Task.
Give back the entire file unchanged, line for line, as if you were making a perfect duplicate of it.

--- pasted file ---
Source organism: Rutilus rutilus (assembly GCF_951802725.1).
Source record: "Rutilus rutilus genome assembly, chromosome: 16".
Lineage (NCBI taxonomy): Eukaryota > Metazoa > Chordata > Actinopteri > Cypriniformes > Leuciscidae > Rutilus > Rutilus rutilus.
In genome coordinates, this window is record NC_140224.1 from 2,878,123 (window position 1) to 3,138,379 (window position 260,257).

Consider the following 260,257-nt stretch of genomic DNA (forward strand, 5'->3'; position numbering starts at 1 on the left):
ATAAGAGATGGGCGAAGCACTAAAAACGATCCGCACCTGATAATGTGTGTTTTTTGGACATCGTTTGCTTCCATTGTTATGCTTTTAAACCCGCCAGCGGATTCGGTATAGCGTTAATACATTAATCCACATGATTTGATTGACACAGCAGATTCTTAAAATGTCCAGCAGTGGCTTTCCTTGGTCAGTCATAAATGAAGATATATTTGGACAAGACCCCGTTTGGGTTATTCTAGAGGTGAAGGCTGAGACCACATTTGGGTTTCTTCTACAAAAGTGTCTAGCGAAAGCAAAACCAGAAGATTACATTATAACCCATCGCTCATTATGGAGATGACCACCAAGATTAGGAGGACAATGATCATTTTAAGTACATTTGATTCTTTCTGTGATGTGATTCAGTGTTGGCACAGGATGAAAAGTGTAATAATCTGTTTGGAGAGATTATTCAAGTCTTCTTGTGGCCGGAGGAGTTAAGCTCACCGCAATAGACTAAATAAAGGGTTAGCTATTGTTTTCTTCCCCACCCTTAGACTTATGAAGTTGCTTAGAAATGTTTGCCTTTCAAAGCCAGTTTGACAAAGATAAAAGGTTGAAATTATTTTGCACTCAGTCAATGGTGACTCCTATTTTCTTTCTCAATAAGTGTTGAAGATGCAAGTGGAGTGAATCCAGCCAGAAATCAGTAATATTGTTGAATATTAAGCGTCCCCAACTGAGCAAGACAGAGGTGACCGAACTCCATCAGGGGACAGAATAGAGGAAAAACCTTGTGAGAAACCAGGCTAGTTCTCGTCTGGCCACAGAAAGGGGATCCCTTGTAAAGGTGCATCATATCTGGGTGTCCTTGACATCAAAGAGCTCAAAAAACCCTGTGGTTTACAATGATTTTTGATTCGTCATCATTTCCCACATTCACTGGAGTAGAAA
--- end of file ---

Source organism: Rutilus rutilus (assembly GCF_951802725.1).
Source record: "Rutilus rutilus genome assembly, chromosome: 16".
Lineage (NCBI taxonomy): Eukaryota > Metazoa > Chordata > Actinopteri > Cypriniformes > Leuciscidae > Rutilus > Rutilus rutilus.
In genome coordinates, this window is record NC_140224.1 from 2,878,123 (window position 1) to 3,138,379 (window position 260,257).

Consider the following 260,257-nt stretch of genomic DNA (forward strand, 5'->3'; position numbering starts at 1 on the left):
ATAAGAGATGGGCGAAGCACTAAAAACGATCCGCACCTGATAATGTGTGTTTTTTGGACATCGTTTGCTTCCATTGTTATGCTTTTAAACCCGCCAGCGGATTCGGTATAGCGTTAATACATTAATCCACATGATTTGATTGACACAGCAGATTCTTAAAATGTCCAGCAGTGGCTTTCCTTGGTCAGTCATAAATGAAGATATATTTGGACAAGACCCCGTTTGGGTTATTCTAGAGGTGAAGGCTGAGACCACATTTGGGTTTCTTCTACAAAAGTGTCTAGCGAAAGCAAAACCAGAAGATTACATTATAACCCATCGCTCATTATGGAGATGACCACCAAGATTAGGAGGACAATGATCATTTTAAGTACATTTGATTCTTTCTGTGATGTGATTCAGTGTTGGCACAGGATGAAAAGTGTAATAATCTGTTTGGAGAGATTATTCAAGTCTTCTTGTGGCCGGAGGAGTTAAGCTCACCGCAATAGACTAAATAAAGGGTTAGCTATTGTTTTCTTCCCCACCCTTAGACTTATGAAGTTGCTTAGAAATGTTTGCCTTTCAAAGCCAGTTTGACAAAGATAAAAGGTTGAAATTATTTTGCACTCAGTCAATGGTGACTCCTATTTTCTTTCTCAATAAGTGTTGAAGATGCAAGTGGAGTGAATCCAGCCAGAAATCAGTAATATTGTTGAATATTAAGCGTCCCCAACTGAGCAAGACAGAGGTGACCGAACTCCATCAGGGGACAGAATAGAGGAAAAACCTTGTGAGAAACCAGGCTAGTTCTCGTCTGGCCACAGAAAGGGGATCCCTTGTAAAGGTGCATCATATCTGGGTGTCCTTGACATCAAAGAGCTCAAAAAACCCTGTGGTTTACAATGATTTTTGATTCGTCATCATTTCCCACATTCACTGGAGTAGAAA